Home studying: College students, teachers getting used to education during quarantine | COVID-19

TRAVERSE CITY – The quarantine.

Cheryl Smith’s Spanish class students became familiar with this word both in and out of the classroom throughout the school year.

Smith, who teaches foreign languages ​​at Benzie Central High School, completed a five-day stretch with 14 of her students in La Cuarentena last week – quarantine – due to exposure to COVID-19.

Benzie High School officials have confirmed 28 school-related cases in the high school since September, 22 of which were high school students. Superintendent Amiee Erfourth said last week 160 students had been quarantined since the start of the school year, but none of them tested positive for the virus.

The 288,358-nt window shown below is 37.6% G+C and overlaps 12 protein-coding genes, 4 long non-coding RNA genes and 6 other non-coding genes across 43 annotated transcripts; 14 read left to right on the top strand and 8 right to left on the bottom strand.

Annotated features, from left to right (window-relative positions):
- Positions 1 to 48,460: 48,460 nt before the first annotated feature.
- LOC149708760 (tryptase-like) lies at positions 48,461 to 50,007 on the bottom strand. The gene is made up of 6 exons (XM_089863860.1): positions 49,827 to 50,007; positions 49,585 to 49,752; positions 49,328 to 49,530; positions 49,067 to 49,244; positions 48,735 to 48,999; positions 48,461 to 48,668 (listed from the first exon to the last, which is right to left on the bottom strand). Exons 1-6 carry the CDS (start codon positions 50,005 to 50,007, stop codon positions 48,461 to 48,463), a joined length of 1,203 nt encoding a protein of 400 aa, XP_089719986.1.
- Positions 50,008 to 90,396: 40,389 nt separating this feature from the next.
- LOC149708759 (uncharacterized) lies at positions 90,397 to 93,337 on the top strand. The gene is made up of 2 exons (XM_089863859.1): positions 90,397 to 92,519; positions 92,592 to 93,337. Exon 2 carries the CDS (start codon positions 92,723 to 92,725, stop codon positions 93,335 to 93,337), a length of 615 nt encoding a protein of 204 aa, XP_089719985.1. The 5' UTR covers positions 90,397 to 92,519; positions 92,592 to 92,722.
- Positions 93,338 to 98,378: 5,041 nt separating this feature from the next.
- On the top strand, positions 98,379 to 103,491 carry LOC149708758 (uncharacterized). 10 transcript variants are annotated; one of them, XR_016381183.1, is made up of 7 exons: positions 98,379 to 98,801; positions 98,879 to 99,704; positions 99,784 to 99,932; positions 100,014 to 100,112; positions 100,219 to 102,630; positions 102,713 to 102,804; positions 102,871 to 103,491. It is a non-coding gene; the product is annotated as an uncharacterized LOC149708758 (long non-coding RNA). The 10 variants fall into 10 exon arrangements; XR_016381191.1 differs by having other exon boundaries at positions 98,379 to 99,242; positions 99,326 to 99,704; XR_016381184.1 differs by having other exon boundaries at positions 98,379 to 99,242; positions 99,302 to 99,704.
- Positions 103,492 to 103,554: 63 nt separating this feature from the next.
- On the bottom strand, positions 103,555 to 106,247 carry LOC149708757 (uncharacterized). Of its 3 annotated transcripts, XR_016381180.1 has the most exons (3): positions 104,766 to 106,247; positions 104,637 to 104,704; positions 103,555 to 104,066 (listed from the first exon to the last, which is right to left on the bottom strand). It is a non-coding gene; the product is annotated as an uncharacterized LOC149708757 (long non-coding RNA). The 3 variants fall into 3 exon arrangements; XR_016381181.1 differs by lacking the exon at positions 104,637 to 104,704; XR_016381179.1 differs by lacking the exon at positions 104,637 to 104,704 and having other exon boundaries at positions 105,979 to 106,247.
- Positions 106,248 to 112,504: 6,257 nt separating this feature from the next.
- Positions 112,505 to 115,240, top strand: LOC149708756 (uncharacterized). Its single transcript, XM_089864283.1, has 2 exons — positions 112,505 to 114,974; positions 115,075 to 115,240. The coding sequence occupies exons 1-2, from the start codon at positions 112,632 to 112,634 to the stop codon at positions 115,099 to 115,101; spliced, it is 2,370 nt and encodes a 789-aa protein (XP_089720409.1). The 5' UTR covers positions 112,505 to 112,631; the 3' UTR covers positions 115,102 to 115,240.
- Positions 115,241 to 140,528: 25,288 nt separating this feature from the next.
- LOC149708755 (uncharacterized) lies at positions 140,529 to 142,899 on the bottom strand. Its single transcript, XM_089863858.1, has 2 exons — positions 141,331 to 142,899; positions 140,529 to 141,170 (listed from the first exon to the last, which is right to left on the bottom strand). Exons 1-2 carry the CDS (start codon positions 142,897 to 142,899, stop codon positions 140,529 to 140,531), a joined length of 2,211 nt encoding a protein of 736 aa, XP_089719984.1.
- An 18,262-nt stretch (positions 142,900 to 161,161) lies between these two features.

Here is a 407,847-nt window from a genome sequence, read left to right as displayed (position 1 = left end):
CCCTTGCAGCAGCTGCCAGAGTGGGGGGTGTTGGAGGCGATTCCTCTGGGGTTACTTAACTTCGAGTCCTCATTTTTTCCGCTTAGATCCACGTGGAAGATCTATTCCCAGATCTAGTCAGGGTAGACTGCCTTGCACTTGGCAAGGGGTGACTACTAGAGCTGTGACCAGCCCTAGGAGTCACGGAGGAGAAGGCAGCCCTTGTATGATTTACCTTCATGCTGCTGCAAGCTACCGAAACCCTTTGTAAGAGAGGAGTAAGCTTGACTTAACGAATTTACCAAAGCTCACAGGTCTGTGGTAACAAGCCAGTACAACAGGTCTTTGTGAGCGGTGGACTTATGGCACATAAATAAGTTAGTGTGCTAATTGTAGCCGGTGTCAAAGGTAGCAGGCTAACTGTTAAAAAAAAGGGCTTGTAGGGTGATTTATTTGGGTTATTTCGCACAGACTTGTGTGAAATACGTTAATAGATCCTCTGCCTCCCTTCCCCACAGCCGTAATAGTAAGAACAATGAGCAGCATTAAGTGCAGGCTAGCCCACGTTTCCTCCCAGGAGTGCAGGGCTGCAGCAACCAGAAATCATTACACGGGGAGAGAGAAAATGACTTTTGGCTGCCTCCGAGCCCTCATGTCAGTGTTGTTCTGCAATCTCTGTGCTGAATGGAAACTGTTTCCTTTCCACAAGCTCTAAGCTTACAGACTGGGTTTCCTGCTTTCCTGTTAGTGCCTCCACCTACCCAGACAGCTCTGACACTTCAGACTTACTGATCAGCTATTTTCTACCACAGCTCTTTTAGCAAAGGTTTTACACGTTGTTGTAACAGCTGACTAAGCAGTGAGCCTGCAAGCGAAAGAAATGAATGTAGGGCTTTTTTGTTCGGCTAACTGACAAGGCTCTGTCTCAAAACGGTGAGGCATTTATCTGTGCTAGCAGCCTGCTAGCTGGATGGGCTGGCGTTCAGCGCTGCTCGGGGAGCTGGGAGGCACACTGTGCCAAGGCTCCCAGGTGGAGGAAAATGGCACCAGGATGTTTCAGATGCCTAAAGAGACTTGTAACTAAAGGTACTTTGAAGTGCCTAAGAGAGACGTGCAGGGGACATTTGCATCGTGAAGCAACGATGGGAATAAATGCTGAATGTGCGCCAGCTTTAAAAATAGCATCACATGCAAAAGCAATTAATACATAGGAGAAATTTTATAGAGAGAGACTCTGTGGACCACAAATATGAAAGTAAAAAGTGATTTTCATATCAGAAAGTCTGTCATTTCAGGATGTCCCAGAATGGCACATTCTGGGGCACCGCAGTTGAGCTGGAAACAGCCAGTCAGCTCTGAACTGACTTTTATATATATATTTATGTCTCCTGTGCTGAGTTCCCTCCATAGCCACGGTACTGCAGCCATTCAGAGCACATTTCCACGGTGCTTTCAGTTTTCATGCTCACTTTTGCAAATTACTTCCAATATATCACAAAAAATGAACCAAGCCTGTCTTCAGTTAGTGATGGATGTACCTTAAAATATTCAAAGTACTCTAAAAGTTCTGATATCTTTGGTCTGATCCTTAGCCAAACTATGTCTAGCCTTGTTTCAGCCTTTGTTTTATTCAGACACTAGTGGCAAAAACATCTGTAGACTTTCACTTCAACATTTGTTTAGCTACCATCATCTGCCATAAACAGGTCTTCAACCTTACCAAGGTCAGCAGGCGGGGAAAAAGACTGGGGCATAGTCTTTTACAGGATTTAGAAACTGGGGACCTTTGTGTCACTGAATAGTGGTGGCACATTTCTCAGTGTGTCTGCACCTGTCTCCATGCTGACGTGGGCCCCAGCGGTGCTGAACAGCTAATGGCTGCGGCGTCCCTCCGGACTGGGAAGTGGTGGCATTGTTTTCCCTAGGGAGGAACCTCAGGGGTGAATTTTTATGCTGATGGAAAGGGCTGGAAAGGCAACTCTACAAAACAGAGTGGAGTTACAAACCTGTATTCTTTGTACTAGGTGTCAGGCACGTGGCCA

Despite this trend, every exposed student faces a 7-10 day prison sentence in their home from the time of exposure. That means teachers like Smith have to do the double duty of working with the students in person and the others signing up virtually.

Teaching this way takes a lot of extra preparation, but “that’s the job,” said Smith.

“We had to make it work,” she said. “And it has worked so far – as much as it can.”

However, the disadvantages remain.

Smith is not a teacher sitting at her desk. Your relationship with the Spanish language and its students is much more than just a lecture.

Spanish is energetic. The words pop. The pronunciation is rolling. There is movement. Sitting in front of a webcam takes away this movement.

“I feel chained to my desk,” she said. “I’ve learned so much in the last year, but I’m a 25 year old veteran teacher and this has been the toughest year of my life as a teacher.”

It is very difficult to keep virtual students from straying from the right path at times – very difficult.

Students in the class often absorb the energy of Spanish and be with their classmates. For those stuck at home walking into a Google Meet breakout room, Smith said it was awkward and students didn’t want it.